How Vegetables Can Transform Your Health
Inspired by this TED blog post on the transformative power of vegetables, the following videos remind us of the truly powerful impact eating vegetables can have on our health.
Dr. Terry Wahls was diagnosed with Multiple Sclerosis in 2000. Upon her diagnosis, she began treatment at the world renowned Cleveland Clinic. Unfortunately conventional treatments did little to slow the progress of her MS, and six years later she was confined to a tilt-recline wheelchair.
Dr. Wahls then began to submerge herself in medical research. She discovered that mitochondria, which manage the energy supply for all cells, do not function properly in patients with certain diseases. In fact, she found that in those with MS, their brains actually shrink due to the mitochondria malfunctioning. She set out to design a food plan to feed her brain and her mitochondria.
Dr. Wahls’ Food Plan – EAT DAILY:
- • 3 cups green leaves (kale, spinach, chard, romaine)
- • 3 cups sulfur-rich vegetables (cabbage, broccoli, onions, mushrooms)
- • 3 cups brightly colored, antioxidant-rich fruits and vegetables (preferably 3 different colors)
- • Seaweed (for iodine)
- • Grass fed meat and organ meat
Dr. Wahls admits eating 9 cups of vegetables per day may seem daunting to some, but exerts that it is an investment in one of our greatest assets – our health. While this way of eating may also be harder on the wallet, Dr. Wahls reminds us that we will likely pay the price one way or another: either now for food that restores our health, or later for doctor visits, medication, and sick days.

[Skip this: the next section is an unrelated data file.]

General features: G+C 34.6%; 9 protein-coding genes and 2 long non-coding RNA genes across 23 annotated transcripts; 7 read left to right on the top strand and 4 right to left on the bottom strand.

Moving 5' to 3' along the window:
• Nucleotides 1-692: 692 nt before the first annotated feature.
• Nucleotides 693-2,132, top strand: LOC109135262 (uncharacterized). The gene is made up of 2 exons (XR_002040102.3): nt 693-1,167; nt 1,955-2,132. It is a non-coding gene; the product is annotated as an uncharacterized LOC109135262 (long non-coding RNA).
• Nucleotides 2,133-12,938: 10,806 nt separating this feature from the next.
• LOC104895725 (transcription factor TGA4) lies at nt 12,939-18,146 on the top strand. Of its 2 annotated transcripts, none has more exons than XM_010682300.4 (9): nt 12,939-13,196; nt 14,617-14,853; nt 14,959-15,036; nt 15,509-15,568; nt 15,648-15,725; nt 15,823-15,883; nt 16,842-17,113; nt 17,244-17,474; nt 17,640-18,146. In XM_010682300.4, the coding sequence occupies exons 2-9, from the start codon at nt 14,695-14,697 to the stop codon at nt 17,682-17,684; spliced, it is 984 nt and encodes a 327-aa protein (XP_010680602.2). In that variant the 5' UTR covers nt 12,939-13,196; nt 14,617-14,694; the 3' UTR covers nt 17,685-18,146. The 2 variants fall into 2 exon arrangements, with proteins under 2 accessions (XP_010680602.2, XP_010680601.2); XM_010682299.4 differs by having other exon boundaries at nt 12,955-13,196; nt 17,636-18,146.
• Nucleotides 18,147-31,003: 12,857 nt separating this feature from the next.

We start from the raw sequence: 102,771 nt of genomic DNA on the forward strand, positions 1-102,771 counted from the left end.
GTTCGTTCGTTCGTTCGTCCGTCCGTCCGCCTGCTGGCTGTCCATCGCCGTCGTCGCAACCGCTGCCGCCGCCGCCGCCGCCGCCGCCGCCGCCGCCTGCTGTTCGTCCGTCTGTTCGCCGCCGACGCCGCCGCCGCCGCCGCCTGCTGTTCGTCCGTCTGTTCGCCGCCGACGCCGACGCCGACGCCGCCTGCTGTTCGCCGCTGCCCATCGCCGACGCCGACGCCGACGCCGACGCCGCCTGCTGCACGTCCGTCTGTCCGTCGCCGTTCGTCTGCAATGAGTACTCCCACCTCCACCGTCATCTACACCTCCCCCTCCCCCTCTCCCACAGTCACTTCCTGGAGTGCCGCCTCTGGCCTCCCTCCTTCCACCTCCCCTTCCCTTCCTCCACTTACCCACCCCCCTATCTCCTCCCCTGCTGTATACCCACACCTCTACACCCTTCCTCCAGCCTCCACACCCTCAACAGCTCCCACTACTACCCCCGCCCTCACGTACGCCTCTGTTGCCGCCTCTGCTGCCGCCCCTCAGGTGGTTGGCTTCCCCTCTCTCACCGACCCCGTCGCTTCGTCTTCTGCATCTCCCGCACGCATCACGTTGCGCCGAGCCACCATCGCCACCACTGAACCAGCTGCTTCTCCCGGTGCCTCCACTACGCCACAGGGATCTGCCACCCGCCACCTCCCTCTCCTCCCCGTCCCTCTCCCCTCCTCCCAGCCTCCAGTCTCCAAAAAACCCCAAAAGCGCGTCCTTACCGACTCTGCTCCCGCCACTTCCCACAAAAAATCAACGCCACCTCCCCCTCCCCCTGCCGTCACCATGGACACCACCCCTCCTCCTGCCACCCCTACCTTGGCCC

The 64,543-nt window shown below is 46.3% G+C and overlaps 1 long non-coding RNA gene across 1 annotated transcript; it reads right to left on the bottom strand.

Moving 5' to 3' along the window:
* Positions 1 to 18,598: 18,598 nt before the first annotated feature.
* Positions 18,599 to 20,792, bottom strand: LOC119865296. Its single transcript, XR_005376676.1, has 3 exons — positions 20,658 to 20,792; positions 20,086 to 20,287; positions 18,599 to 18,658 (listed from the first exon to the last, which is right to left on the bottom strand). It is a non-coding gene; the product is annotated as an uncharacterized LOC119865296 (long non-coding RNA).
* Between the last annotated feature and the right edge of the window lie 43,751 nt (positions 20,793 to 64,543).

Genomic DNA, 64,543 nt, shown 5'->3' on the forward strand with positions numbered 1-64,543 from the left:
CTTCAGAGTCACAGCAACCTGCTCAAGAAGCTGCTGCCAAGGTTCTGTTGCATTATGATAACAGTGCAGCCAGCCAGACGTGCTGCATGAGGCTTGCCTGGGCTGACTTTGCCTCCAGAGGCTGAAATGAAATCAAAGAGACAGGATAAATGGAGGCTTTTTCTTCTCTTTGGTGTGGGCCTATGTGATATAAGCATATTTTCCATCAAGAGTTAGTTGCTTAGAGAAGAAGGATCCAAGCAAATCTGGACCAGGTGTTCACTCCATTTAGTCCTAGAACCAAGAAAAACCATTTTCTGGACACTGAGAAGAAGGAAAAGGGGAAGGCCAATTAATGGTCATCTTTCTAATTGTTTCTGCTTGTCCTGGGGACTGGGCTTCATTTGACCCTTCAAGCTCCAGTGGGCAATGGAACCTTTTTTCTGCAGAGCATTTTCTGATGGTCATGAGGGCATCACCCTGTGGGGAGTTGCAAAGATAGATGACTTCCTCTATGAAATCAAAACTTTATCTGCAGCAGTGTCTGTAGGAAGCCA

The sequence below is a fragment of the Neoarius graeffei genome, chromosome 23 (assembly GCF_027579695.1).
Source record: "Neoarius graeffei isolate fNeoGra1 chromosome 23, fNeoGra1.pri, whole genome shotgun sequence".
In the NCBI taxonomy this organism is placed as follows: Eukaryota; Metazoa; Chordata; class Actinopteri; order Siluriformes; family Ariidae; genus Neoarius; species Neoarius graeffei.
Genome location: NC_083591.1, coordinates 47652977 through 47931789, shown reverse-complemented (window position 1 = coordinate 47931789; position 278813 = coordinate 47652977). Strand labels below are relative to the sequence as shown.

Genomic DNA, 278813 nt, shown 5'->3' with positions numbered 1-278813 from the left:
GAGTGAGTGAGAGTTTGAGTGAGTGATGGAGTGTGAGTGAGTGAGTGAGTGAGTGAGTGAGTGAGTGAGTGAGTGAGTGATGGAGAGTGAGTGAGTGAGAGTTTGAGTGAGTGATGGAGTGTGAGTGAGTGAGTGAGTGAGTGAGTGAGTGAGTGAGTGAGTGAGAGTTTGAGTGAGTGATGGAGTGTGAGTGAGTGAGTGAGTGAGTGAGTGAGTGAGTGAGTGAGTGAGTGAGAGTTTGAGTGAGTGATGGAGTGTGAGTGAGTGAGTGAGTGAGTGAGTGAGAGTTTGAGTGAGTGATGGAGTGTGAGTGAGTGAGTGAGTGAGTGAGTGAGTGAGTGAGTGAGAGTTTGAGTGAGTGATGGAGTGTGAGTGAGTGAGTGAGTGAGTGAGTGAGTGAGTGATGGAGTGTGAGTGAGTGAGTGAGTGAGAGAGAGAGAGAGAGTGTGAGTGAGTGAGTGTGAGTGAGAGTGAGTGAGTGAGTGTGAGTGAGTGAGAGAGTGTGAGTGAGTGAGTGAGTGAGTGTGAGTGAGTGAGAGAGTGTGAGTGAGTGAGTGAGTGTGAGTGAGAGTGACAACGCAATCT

So how has Dr. Wahls transformed her health with a diet predominated by vegetables? Within months, she was walking again, within a year she completed an 18-mile bicycle tour, and the following year she completed a trail ride in the Canadian Rockies. Her MS symptoms are completely gone.
William Li speaks about what he calls a “medical revolution” – the study of angiogenesis. Angiogenesis is the process our bodies use to grow blood vessels. The majority of the blood vessels we have in our bodies (about 60,000 miles worth!) are there from birth. A healthy body produces more blood vessels only during pregnancy and wound healing. The body also has the ability to “prune back” vessels when we have too much. This “pruning back” is a very important process that has been shown to be severely impeded during certain illnesses (cancer, Alzheimer’s, obesity). In fact, Li says that angiogenesis, or vessel growth, is a hallmark of many cancers. Anti-angiogenic drugs have been shown to slow down or stop cancer growth in animals and humans.
Li then thought, what if we apply this principle earlier in the game? Studying the biology of angiogenesis, Li developed a list of foods to “starve” cancer. Li’s anti-angiogenic foods: green tea, berries, citrus fruit, apples, pineapple, cherries, red grapes, red wine, bok choy, kale, soy beans, ginseng, maitake mushrooms, turmeric, tomatoes, nutmeg, artichokes, lavender, pumpkin, sea cucumber, tuna, parsley, garlic, olive oil, and dark chocolate – and the list goes on! Through research, Li also found that these foods seems to have a synergistic effect – meaning the more anti-angiogenic vegetables we eat together, the stronger their power is.
How can vegetables transform YOUR health?